If you don’t have transport, some tours offer pick-up services from various cities, making it convenient for the laidback traveler. They also usually provide skip-the-line benefits, so you won’t need to waste part of your day standing in queues.

You can take this tour with an archeologist, which will provide a massively immersive experience of the ruins. Otherwise, if you need a ride from Sorrento, this skip-the-line tour includes round-trip transport and a hike up Vesuvius itself.

This half-day tour from Naples offers hotel pick-up and a four-hour experience seeing the highlights of the ruins. If you’re in Rome, this day-trip offers lunch and a wine tasting along with air-conditioned shuttles and an archeologist to guide you around Pompeii.

Where to Start & Tips

The entrance to Pompeii

There are two main entrances to the site: Porta Marina to the southwest and Piazza Anfiteatro to the southeast. Porta Marina is the main entrance, as it’s closest to the top attractions in Pompeii. But that means it can get busy and the queues may get long.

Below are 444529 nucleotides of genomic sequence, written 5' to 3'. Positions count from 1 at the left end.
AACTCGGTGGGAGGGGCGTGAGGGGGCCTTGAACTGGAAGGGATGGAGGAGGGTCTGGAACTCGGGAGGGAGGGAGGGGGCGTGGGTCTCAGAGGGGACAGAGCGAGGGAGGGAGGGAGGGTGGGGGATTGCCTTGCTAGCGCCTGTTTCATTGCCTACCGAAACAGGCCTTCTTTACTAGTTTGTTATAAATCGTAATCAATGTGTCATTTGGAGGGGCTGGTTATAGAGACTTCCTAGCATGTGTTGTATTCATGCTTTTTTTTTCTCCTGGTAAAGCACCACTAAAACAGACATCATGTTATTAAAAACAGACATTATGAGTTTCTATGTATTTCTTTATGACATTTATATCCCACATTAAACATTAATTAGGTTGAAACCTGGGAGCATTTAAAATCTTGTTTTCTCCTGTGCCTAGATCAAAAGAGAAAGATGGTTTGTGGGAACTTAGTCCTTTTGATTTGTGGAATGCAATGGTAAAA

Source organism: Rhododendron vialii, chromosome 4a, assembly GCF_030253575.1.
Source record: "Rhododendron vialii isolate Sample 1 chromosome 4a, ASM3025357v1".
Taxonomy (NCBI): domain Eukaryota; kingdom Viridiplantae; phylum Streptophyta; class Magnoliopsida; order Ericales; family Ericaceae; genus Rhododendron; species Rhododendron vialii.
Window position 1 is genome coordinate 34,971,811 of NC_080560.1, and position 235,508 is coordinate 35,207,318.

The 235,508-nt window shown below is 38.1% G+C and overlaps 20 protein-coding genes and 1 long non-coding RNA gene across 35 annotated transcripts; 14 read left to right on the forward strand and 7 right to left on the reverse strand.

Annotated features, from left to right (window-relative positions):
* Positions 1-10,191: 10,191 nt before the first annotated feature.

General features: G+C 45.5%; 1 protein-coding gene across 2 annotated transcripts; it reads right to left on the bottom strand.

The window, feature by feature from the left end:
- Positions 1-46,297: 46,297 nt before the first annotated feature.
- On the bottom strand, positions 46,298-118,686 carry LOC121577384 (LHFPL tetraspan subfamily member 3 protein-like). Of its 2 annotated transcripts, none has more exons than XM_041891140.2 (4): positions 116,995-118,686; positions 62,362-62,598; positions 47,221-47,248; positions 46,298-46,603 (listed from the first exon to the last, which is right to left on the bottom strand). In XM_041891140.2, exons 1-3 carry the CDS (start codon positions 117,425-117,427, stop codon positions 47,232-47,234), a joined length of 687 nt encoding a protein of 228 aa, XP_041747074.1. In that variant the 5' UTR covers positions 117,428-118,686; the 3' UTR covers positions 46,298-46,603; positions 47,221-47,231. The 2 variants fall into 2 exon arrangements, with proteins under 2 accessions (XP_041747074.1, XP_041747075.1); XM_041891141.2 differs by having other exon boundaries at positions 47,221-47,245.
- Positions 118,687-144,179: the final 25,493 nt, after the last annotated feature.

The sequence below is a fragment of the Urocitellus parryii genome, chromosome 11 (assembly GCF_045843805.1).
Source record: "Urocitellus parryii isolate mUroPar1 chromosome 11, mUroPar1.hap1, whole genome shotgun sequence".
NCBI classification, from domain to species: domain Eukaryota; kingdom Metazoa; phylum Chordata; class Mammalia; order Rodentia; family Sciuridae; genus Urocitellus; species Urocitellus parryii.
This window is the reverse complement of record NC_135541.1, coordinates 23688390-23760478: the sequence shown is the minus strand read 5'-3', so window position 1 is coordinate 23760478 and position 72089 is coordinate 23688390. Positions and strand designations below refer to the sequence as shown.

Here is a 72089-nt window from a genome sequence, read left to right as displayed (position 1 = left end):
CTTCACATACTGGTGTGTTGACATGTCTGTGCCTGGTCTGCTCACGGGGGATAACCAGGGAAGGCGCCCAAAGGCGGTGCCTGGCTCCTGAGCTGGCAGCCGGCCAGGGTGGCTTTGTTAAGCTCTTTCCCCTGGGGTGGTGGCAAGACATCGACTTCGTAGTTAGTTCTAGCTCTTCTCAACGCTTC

• Depending on when you’re visiting, you can choose your entrance point based on crowds.
  • Here is the best tip I can give you. In the summer, bring a large refillable water bottle and watch out for the fountains throughout the site with drinkable water where you can refill. It gets REALLY hot there in the summer and you’re doing a lot of walking. You’ll need a lot of water.
  • You can buy tickets in advance if you want, but it’s not always necessary. You can buy tickets at the gate. However some things to note – you might have to stand in a long queue to get tickets. There are a few extras you can add to your ticket, like an audio guide or parking that might not be available the day of.
  • Give yourself a lot of time to explore. It’s a huge site and there’s a lot to see. You’ll also likely want to sit down for a few minutes here and there to revive your feet. I’d suggest at least 4-5 hours, if not more.
  • If at all possible, I would avoid going in the height of summer to avoid crowds and extreme heat.
  • There aren’t many places to eat inside of Pompeii. You can bring your own snacks and water, which is a really good idea. When you’re done looking around, you’ll likely be ready for a meal. I suggest walking down to Terrazza Pompeiana for a caprese salad and Tegamino de Gnocchi alla Sorrentina. The service might be a bit brusque, but it’s the best meal we had in the area, and that’s saying a lot.

Got more time? There are a couple of things you should know when traveling to Italy, so why not read up about them here.

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A view of Pompeii with Mt Vesuvius in the background.
Is Pompeii Worth Visiting? Everything You Need to Know